Subway Series: Bruce Davidson at the Aperture Foundation
Far above the metro trains and tunnels that his images chronicle, Bruce Davidson’s book Subway has just been re-released with 25 never-before-seen images. Currently housed at the Aperture Foundation, his seminalseries focuses on New York City subway riders during the 80s, one of the most dangerous periods in the city's history.
In his artist's statement, Davidson (whose work includes shooting alongside Cartier-Bresson in World War II) likens his images to undersea photographs of fish. The quality of light follows along in this fashion––a bright, penetrating flash exposes different types of New Yorkers in their daily commute. Davidson purposely chose to shoot the series in color to accentuate the varied lighting of the subway riding experience; each subject is stunningly captured in the light of the rising sun or under the fluorescent glow of overhead lights. The subjects range from Adidas-clad thugs to elderly people navigating their way through the city’s grime––all observed and related by Davidson.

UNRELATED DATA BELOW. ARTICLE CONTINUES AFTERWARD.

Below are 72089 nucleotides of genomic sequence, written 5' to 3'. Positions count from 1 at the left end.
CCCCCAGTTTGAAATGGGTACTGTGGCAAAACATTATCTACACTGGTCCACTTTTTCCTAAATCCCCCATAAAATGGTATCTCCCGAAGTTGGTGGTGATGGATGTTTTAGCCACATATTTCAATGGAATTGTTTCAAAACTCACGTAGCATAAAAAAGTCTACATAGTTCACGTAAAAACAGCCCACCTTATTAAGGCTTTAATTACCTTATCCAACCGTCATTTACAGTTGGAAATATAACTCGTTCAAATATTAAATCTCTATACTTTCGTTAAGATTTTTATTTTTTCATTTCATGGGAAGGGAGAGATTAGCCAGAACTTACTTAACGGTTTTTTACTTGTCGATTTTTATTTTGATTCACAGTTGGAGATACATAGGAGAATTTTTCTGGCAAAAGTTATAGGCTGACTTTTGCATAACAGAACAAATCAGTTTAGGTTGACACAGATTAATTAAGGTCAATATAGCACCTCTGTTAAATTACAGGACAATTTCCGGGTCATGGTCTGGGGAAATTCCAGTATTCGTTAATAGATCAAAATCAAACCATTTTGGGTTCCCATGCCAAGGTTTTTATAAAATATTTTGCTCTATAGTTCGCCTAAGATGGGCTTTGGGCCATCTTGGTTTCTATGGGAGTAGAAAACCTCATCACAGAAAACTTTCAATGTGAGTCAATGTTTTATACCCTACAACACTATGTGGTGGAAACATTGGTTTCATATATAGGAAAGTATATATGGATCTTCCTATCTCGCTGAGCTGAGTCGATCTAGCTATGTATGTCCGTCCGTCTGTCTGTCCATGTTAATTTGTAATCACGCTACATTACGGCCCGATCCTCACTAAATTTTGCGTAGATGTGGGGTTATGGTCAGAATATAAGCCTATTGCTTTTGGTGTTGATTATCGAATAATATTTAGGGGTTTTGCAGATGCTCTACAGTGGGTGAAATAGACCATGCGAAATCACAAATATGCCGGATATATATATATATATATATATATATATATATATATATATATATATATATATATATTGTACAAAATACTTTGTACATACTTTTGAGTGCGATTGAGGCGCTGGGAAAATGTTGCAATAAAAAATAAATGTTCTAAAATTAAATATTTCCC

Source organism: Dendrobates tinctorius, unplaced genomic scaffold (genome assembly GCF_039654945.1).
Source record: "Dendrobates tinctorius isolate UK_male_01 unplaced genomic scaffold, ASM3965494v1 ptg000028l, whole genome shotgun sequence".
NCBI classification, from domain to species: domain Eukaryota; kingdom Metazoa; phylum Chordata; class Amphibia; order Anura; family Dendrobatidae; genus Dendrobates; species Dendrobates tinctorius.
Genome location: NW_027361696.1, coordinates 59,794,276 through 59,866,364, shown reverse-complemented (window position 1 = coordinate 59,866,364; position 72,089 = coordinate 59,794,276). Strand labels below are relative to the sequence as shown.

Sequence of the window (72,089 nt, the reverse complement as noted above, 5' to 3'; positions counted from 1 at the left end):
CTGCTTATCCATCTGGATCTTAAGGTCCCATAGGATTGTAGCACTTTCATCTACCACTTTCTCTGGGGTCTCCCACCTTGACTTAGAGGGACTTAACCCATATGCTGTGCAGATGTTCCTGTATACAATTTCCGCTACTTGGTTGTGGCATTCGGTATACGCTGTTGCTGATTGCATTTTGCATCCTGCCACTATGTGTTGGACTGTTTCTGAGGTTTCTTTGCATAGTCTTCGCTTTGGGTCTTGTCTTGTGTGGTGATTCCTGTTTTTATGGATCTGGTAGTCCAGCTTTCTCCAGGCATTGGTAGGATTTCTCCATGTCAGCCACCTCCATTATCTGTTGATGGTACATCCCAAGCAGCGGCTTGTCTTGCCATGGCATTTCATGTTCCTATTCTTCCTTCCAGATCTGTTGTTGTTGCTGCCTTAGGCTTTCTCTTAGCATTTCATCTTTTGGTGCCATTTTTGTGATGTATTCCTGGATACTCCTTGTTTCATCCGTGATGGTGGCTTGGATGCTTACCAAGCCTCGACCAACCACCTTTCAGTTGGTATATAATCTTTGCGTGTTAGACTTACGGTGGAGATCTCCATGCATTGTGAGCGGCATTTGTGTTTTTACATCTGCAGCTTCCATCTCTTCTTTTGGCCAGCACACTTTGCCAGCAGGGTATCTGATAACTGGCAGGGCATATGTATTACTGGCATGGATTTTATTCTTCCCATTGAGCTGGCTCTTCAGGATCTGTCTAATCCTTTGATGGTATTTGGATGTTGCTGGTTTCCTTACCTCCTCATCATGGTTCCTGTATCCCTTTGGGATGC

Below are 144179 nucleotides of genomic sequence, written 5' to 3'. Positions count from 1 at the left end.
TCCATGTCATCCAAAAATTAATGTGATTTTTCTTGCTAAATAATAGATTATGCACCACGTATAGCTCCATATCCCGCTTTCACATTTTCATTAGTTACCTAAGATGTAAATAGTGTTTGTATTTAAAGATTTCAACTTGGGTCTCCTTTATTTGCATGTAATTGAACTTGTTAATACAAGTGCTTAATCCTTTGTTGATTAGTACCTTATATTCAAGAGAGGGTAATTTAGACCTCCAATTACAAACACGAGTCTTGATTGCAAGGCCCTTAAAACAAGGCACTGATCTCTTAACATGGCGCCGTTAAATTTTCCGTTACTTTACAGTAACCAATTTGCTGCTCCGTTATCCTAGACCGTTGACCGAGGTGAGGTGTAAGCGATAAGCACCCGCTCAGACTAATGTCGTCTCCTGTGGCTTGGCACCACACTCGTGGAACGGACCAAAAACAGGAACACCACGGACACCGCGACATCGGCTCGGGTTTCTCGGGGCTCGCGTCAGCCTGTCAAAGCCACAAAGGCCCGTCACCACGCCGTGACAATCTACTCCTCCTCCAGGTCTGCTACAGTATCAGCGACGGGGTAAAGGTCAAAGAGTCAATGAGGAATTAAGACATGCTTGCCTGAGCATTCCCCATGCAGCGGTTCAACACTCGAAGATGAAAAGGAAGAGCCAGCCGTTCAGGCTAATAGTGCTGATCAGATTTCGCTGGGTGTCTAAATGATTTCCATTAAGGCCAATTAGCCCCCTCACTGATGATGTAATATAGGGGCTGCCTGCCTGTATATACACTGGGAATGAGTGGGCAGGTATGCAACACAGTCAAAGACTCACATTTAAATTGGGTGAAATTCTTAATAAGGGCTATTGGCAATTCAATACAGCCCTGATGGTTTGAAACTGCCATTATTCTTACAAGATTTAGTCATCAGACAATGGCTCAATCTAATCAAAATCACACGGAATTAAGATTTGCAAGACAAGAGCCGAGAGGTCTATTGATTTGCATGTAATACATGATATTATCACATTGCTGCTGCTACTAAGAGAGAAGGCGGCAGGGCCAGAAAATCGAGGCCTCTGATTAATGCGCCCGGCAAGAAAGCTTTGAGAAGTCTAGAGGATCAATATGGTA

While visual indicators point to the series’ 80s origins, there’s a certain timelessness to Davidson’s work. The subways aren’t covered in graffiti anymore, but the essence of his subjects is still visible underground. Images from Subway are on display at the Aperture Foundation through October 29th, 2011. The book is available at available at OC. Image Credit: Subway, by Bruce Davidson (Aperture and Magnum Photos 2011)